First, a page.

Some Chicago Cabbies to Strike Monday

Chicago taxi drivers plan to strike during rush hour every Monday until the city approves a fare increase

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    NEWSLETTERS

    Chicagoans may have trouble flagging down taxi drivers on Mondays.

    Some cab drivers plan to strike during morning rush hour every Monday until the city permits a fare increase, according to the Chicago Tribune.

    Despite the fact that taxi drivers are individually contracted workers and not part of a union, the United Taxi Drivers Community Council said Wednesday it hopes a substantial amount of the city’s nearly 12,000 taxi drivers will join in to voice their frustrations.

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    The strike comes as regulations set to begin July 1 will drive up the cost of leasing the bright yellow vehicles by 30 percent and limit drivers to a 12-hour work day.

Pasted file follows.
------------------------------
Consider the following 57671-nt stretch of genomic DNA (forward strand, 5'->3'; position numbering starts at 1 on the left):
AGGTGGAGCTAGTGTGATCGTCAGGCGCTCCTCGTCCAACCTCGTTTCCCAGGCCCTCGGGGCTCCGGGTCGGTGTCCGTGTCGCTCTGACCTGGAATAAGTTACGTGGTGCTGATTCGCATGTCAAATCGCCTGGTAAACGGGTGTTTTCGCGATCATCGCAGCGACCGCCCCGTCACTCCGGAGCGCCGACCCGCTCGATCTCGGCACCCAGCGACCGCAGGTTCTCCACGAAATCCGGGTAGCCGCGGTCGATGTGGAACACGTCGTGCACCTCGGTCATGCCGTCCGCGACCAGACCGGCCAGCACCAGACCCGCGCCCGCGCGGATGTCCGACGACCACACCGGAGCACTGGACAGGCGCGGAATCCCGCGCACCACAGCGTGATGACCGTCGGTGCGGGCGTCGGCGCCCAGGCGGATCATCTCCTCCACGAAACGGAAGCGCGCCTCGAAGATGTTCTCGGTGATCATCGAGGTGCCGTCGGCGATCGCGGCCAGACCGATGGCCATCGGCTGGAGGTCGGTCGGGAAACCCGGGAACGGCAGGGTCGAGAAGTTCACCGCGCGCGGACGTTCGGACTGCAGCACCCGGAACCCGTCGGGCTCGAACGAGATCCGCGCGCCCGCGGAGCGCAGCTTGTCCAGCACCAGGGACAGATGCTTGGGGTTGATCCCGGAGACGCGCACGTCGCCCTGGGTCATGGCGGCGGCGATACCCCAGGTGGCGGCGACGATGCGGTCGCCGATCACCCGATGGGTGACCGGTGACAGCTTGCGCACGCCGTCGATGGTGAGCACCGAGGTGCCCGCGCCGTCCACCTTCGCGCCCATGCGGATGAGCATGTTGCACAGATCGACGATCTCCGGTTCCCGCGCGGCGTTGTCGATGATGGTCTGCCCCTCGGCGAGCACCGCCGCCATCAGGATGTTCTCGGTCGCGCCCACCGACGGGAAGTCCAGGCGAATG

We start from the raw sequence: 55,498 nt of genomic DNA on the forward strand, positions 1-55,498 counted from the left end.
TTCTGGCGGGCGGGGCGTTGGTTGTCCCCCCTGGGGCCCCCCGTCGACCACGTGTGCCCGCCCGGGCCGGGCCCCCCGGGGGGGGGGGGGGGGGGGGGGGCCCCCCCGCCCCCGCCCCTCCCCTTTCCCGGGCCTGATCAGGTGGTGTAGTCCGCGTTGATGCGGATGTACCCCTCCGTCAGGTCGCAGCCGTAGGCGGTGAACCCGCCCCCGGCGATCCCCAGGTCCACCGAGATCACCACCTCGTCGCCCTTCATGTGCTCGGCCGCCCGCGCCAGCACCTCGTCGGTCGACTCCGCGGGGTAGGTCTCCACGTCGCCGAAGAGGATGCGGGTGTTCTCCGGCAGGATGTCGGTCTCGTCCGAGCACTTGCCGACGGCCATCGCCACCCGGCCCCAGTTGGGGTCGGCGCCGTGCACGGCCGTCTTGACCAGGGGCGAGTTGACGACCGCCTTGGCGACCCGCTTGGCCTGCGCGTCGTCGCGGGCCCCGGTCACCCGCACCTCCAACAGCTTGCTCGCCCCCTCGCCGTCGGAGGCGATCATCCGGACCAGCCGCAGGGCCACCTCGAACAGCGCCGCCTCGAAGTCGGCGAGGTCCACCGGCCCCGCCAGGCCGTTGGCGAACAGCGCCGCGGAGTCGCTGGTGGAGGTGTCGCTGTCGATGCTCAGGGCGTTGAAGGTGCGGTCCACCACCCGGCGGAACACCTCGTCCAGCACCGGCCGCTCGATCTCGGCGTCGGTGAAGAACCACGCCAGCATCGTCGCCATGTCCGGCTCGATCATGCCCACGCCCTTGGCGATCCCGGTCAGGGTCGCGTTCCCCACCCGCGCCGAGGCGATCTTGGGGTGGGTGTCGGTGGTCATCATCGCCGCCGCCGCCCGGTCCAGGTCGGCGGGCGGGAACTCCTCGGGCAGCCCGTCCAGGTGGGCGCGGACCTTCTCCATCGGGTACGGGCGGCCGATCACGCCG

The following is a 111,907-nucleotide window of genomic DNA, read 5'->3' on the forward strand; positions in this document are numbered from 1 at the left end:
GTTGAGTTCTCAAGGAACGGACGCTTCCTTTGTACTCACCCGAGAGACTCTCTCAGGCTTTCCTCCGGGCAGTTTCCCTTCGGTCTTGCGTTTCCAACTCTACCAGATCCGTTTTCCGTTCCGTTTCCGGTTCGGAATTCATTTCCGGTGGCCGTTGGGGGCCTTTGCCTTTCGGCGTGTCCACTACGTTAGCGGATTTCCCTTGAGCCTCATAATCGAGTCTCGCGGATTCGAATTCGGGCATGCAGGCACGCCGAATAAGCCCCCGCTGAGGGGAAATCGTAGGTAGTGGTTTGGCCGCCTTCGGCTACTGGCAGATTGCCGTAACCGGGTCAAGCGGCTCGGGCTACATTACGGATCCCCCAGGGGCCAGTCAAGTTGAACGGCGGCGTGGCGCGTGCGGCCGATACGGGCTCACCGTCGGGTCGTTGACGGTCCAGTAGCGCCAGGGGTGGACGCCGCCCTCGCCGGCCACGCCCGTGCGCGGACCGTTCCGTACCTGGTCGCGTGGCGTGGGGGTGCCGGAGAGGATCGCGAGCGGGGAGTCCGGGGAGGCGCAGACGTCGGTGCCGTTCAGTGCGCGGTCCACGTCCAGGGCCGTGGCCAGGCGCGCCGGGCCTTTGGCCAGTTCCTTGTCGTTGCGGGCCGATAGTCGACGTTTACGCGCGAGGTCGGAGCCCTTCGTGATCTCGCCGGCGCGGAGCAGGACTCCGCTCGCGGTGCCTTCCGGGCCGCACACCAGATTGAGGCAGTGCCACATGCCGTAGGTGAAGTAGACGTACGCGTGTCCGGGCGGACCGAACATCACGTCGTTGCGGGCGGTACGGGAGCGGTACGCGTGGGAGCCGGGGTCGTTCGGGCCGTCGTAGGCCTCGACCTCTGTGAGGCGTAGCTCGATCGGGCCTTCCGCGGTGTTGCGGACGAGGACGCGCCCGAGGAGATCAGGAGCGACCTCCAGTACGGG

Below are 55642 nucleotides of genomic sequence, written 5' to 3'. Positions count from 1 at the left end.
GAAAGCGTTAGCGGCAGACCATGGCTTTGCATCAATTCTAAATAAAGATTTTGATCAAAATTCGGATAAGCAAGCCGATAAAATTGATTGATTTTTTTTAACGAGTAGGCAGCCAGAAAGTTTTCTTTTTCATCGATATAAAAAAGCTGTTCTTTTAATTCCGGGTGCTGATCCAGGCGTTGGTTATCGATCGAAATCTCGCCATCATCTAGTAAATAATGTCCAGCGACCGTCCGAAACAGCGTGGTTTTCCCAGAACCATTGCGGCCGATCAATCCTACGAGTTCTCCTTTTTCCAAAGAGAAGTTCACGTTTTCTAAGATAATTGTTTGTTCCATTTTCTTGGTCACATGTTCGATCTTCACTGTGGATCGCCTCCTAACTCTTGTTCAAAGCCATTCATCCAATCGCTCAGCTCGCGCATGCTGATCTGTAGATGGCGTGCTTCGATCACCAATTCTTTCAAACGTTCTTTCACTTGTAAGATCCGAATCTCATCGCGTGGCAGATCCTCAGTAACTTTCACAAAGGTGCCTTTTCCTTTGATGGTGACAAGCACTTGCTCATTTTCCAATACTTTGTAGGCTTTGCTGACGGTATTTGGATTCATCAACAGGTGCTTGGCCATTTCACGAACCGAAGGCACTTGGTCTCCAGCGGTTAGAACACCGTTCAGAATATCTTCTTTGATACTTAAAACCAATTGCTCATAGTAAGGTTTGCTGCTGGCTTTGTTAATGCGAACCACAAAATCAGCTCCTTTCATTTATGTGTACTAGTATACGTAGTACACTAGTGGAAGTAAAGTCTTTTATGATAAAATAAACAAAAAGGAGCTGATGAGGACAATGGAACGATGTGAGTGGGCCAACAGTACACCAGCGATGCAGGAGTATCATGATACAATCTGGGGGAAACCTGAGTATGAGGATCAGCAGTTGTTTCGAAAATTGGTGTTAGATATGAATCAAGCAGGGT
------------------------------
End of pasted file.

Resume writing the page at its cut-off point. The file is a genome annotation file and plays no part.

The mayor's office said in a statement the new guidelines "will result in safer drivers, cleaner cabs and better options for patrons."

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    "Until those reforms are fully implemented, it is premature to talk about charging more for a ride."

    Though the City Council approved a permanent $1 surcharge for fuel, the United Taxi Drivers Community Council said many taxi drivers are still facing bare-minimum wages and are forced to work 13- to 14-hour workdays, according to a study done by the University of Chicago.

    The new regulations honor some cabbie’s concerns, such as posting a $50 fee for vomiting riders, but the drivers say the surcharge does not account for increasing gas prices and the lease increase will cost even more money, the Tribune reports.